The detailed description of the sample is provided in Table 1. The final dataset consisted of 248 assaulted and 1240 non-assaulted individuals (mean age 36 years, 63% males for both cohorts). The vast majority of exposed individuals (201; 81%) experienced an assault by bodily force (ICD code Y04) and 50% of exposed (n = 125) suffered intracranial injury (ICD code S06). The largest proportion of individuals had schizophrenia as their diagnosis on their last SMI hospitalization (37%), followed by major depressive disorder (28%), schizoaffective disorder (16%), recurrent depressive disorder (12%) and bipolar disorder (8%). Approximately 6% of assaulted individuals were hospitalized for DUD in the past, whereas in non-assaulted it was 2%. This difference was statistically significant (p value < 0.01). In addition, we observed a statistically significant higher number of previous SMI hospitalizations in assaulted individuals (median = 2, IQR = 2 and median = 1, IQR = 1, p value < 0.001), when compared to non-assaulted ones.
Mixed effects logistic regression
Detailed results are provided in Table 2. The results of the crude model indicate that experiencing assault was associated with increased odds for subsequent SMI rehospitalization (OR 3.96; 95% CI 2.75; 5.71). When adjusting for the number of previous SMI hospitalizations, the effect size was slightly mitigated, nevertheless the trend remained unchanged (OR = 3.10; 95% CI 2.13; 4.53). Similar results were obtained after the inclusion of previous DUD-related hospitalizations, with the effect size of assault on subsequent psychiatric hospitalization being further attenuated (OR = 3.07; 95% CI 2.10; 4.49).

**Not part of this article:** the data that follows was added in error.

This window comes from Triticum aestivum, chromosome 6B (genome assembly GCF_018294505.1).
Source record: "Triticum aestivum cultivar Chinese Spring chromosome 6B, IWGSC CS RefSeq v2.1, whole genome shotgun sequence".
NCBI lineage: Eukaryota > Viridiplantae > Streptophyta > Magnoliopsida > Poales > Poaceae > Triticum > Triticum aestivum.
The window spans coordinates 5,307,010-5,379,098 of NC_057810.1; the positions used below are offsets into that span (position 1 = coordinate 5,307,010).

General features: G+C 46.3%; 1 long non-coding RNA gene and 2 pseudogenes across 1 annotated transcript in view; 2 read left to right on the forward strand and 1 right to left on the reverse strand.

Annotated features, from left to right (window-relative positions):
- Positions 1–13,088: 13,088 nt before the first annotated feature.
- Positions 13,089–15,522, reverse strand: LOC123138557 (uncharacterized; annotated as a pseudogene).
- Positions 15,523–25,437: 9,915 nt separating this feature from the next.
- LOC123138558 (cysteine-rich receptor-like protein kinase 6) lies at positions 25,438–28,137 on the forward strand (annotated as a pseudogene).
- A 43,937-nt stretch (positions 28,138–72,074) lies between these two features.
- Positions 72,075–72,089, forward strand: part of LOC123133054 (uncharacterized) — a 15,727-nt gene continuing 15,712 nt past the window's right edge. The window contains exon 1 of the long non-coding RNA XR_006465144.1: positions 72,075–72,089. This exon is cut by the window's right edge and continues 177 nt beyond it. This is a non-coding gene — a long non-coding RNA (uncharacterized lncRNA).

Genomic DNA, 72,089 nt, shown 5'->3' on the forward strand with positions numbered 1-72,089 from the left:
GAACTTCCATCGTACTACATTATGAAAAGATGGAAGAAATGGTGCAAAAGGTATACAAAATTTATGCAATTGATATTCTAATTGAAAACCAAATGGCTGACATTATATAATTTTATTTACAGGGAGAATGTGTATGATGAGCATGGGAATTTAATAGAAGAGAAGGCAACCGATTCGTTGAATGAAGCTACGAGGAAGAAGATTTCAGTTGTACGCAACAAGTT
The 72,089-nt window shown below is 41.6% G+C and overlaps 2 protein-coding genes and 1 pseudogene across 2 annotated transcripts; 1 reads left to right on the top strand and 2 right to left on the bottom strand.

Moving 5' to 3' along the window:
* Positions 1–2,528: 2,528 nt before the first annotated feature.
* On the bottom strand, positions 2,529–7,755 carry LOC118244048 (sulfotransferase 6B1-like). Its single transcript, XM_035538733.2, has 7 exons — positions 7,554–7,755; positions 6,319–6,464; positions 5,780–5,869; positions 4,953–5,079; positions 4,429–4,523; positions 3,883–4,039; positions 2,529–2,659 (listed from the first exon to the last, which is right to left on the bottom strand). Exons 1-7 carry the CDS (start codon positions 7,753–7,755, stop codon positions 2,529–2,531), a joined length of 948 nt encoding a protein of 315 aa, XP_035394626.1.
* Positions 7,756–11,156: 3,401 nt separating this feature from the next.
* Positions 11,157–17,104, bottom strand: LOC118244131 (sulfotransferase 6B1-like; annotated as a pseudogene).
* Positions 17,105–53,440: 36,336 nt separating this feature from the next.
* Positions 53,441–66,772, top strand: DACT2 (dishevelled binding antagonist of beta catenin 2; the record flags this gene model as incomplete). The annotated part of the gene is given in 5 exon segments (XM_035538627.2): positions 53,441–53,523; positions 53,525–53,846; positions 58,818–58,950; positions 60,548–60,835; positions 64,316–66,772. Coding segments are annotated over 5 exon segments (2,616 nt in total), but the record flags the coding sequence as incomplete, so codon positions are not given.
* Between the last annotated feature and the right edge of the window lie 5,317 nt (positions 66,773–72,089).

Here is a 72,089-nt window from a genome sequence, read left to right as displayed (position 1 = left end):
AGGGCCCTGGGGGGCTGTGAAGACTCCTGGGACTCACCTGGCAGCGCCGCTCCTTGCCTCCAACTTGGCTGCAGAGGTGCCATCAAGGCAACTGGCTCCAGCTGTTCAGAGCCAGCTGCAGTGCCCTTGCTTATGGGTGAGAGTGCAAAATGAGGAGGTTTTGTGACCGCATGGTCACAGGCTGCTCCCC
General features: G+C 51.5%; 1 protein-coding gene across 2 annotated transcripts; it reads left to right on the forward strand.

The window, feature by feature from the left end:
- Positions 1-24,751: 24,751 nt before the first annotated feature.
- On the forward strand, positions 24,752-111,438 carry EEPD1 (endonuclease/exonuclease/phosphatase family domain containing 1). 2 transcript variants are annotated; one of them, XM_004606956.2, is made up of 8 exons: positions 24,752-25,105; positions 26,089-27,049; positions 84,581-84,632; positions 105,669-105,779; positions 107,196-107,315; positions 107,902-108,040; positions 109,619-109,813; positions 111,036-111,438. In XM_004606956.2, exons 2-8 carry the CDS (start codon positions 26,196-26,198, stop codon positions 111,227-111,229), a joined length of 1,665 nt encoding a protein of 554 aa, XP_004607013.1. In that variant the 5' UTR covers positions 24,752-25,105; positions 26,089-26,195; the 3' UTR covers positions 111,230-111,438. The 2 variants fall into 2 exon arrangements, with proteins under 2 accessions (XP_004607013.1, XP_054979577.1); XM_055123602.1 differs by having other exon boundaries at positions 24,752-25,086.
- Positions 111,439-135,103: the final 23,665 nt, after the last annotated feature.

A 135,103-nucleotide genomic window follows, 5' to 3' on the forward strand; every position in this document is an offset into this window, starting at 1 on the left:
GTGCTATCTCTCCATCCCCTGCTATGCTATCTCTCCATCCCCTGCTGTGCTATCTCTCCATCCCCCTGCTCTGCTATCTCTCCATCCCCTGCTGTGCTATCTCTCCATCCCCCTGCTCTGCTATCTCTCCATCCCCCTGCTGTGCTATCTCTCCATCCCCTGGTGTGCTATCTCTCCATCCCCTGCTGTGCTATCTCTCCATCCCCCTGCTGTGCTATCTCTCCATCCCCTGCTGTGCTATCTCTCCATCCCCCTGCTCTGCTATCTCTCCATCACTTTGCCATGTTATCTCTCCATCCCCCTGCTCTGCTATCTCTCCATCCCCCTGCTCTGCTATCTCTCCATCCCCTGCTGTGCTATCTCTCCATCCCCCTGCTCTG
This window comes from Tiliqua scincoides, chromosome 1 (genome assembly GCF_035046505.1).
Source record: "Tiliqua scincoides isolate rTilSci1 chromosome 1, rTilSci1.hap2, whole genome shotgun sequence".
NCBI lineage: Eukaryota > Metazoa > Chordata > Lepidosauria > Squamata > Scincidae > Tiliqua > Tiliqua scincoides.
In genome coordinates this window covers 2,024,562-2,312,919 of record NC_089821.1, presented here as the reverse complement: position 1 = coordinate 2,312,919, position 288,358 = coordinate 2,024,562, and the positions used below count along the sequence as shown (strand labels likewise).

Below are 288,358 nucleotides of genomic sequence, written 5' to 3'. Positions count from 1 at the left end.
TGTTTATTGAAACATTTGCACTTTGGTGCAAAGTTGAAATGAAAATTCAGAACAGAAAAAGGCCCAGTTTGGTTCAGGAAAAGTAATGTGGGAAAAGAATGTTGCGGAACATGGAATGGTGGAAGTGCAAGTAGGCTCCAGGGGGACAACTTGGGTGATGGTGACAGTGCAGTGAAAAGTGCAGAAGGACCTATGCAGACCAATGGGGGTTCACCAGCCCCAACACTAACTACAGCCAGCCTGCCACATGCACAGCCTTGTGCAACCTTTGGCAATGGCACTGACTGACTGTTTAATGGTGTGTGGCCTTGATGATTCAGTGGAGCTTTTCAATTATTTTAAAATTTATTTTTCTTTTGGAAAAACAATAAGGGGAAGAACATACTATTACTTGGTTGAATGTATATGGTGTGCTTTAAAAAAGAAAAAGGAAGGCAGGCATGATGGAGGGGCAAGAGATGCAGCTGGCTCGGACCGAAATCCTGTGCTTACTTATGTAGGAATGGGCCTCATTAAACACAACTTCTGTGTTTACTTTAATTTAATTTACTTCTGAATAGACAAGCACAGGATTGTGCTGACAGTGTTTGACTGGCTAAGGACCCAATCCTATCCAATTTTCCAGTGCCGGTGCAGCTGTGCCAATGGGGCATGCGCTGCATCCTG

What is new
In this register-based retrospective cohort study, we found that individuals with SMI who experienced an assault-related hospitalization had an approximately three times higher risk to be hospitalized for SMI within the subsequent 6 months than their non-assaulted counterparts. In general, the risk of SMI relapse and rehospitalization is increased by comorbid DUD, [7, 13, 19] and comorbid DUD was detected significantly more frequently in assaulted individuals than in non-assaulted ones. Nevertheless, our analysis has demonstrated that our principal finding was not due to potential confounding effects of DUD. Likewise, the number of previous SMI hospitalizations was greater in assaulted individuals, and the inclusion of this variable in the logistic regression model further reduced the effect of assault.
Comparison with existing literature
Our observation of a relative increase of hospitalization risk after assault is comparable with a number of studies, all of which used designs that differed from ours. A principal difference between our study and other published investigations on this topic is the sample selection. We have included only assaults that were severe enough to require hospitalization. Comparable studies used less stringent definitions of violent victimization [20, 21].
Rabinovitz et al. reported a statistically significant contribution of comorbid DUD to the elevation of the rehospitalization risk after assault of people with schizophrenia . We did not find that in our study, however, these differences might be at least partially due to methodological differences, since Rabinovitz et al. had access to information contemporaneous with the assault, while our information was historical and register-based. Our findings are consistent with those published by Neria et al. , who assessed trauma histories in a cohort of people with first episode of bipolar disorder, and found that trauma affected the course of illness: exposed individuals were more symptomatic than unexposed, and were less likely to remit than the unexposed. The principal contribution of our new findings to the existing literature consists in the quantitative estimate of the risk of SMI relapse following victimization of SMI patients.
Theoretical aspects and interpretation